YEREVAN, September 28. / ARKA /. Armenia’s government expects next year’s GDP to grow by 5.2%, Finance Minister David Sargsyan said today, adding that this figure is projected by the draft budget for 2014.
"The nominal GDP is expected to reach 4.723,700 trillion drams," he said Saturday during an extraordinary session of the government, convened to discuss the draft budget.
In comments on these numbers Prime Minister Tigran Sargsyan said this means the government will have to work very hard next year because of a string of factors that may have a negative impact on Armenia’s economy.
According to him, the first factor is the anticipated economic slowdown in developed countries. “In particular, the IMF has revised downward its outlook for Russia’s GDP,” he said.
On September 24 the International Monetary Fund slashed its growth forecast for Russia for 2013 and 2014 for the third time this year, urging the government to pursue structural reforms and improve the investment climate in order to boost growth. The IMF said it saw the economy growing at 1.5% this year and 3% in 2014, held back by weak investment and low demand for its exports. In June, the Fund cut its outlook for 2013 to 2.5%, after an earlier cut in April to 3.4% from 3.7%. In April, the Fund saw Russia's economy growth in 2014 at 3.8%. The IMF outlook for this year is even more pessimistic than that of the Russian government, which sees 2013 growth at 1.8%, down from the 3.6% forecast at the start of the year.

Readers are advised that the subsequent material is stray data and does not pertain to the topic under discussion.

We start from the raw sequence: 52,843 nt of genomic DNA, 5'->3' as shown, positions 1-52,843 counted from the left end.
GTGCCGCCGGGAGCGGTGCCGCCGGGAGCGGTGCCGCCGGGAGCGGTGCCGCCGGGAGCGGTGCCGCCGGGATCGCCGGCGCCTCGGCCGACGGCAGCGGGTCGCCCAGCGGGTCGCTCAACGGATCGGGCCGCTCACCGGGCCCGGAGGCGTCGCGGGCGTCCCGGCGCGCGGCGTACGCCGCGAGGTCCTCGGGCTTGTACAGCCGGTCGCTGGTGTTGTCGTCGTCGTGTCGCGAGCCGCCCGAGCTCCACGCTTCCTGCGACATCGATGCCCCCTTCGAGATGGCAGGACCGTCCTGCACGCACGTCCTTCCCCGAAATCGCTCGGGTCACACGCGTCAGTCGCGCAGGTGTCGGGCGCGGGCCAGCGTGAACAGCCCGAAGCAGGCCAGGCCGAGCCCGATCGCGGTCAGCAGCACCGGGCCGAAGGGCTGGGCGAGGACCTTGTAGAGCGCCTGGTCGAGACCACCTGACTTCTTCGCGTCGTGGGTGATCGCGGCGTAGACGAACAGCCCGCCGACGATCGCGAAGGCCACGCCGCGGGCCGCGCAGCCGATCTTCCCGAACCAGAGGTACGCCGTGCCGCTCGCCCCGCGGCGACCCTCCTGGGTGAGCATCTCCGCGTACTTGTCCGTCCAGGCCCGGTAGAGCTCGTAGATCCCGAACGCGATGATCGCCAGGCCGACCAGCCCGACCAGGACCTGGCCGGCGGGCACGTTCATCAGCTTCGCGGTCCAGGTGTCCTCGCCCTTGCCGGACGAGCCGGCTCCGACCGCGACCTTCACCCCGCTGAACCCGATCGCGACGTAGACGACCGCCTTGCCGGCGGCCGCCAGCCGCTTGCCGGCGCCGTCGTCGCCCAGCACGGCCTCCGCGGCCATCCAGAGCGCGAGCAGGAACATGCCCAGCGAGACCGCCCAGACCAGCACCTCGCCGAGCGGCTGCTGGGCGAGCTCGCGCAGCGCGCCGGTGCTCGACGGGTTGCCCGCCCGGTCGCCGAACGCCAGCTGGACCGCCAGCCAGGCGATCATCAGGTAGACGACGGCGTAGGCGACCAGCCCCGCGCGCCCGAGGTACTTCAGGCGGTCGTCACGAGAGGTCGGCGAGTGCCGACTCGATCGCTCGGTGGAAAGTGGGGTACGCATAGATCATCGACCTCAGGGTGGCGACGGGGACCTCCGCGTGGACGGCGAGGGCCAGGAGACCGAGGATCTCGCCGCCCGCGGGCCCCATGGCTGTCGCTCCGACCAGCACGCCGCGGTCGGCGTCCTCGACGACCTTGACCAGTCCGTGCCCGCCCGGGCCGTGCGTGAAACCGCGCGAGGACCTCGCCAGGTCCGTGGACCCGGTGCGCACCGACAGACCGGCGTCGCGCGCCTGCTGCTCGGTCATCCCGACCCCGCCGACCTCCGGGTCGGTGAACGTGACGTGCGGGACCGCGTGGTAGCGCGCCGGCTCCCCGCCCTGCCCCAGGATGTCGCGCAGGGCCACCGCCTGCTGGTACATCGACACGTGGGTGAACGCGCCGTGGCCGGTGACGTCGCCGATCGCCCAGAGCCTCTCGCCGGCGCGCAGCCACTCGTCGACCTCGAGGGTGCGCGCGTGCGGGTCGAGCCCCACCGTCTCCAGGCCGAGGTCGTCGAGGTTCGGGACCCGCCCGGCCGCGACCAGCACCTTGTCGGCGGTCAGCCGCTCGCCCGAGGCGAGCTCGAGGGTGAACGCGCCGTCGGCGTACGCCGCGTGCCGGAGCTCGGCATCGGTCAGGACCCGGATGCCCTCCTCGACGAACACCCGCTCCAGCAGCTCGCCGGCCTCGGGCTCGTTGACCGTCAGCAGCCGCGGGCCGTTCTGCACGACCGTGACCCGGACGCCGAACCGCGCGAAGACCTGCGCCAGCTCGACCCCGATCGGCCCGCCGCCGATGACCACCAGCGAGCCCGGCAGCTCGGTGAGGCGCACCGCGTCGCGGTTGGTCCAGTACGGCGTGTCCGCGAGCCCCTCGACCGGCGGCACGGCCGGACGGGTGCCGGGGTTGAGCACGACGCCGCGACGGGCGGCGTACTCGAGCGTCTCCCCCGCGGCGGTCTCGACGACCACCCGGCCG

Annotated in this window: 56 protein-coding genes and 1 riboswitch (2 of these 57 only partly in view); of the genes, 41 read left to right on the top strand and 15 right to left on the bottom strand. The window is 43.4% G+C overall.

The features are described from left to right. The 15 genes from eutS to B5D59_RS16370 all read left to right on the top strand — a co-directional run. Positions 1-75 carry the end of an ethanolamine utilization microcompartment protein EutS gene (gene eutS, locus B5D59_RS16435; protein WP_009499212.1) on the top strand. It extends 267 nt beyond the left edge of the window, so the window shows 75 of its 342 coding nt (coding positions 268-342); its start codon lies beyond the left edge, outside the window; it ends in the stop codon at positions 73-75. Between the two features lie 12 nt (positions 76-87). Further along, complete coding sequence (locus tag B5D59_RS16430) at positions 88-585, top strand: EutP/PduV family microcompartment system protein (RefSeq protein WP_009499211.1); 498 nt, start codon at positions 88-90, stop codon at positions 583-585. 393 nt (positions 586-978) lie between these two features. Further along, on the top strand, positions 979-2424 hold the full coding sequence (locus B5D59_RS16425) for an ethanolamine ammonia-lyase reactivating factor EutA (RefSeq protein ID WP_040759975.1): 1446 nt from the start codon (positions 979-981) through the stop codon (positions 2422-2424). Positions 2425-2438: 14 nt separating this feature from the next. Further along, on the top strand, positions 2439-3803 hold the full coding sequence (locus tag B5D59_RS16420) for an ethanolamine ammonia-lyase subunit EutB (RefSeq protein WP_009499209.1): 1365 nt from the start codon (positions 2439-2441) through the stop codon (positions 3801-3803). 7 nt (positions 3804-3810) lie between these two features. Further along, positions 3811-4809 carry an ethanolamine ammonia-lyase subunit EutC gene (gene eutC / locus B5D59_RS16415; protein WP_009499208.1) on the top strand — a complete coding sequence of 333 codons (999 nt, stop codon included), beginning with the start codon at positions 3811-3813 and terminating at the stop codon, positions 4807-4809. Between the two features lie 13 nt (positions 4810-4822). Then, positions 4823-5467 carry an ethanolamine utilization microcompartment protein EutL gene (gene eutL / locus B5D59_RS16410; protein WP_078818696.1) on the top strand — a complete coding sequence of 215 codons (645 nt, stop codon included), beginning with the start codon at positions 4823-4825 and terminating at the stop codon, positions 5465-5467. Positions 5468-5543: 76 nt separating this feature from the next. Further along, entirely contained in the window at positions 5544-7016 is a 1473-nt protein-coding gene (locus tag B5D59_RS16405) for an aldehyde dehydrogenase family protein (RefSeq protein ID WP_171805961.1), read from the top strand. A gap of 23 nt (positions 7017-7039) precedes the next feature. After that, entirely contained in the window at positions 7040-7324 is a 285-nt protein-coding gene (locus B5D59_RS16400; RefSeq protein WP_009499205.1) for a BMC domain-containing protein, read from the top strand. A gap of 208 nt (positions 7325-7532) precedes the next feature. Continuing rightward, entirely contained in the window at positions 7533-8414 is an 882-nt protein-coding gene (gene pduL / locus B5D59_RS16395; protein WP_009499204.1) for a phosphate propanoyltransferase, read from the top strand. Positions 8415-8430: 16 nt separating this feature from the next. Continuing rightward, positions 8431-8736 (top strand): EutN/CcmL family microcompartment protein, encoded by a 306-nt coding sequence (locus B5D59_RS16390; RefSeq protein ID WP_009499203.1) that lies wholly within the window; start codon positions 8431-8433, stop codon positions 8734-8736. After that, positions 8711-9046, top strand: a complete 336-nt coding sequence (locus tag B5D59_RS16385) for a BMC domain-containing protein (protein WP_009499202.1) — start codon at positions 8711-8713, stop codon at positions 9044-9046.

Another factor, according to Sarkisian, is the downward trend in the amount of private investment, which makes the government improve the business climate and distribute the tax burden evenly.
The total amount of foreign investment in the real sector of the economy in the first six months in 2013 slashed by 35 percent to $293 million from the year before.
"The peculiarity of the next year’s budget is that we do not increase the tax burden. The ratio of taxes to GDP each year increased by 0.3, 0.4 pp. We decided not to increase this ratio this year to avoid excessive pressure on the business,’ he said.
"It is also clear that a membership in the Customs Union will create a new environment for businesses and we must do everything possible to make this transition gradual," he said. -0-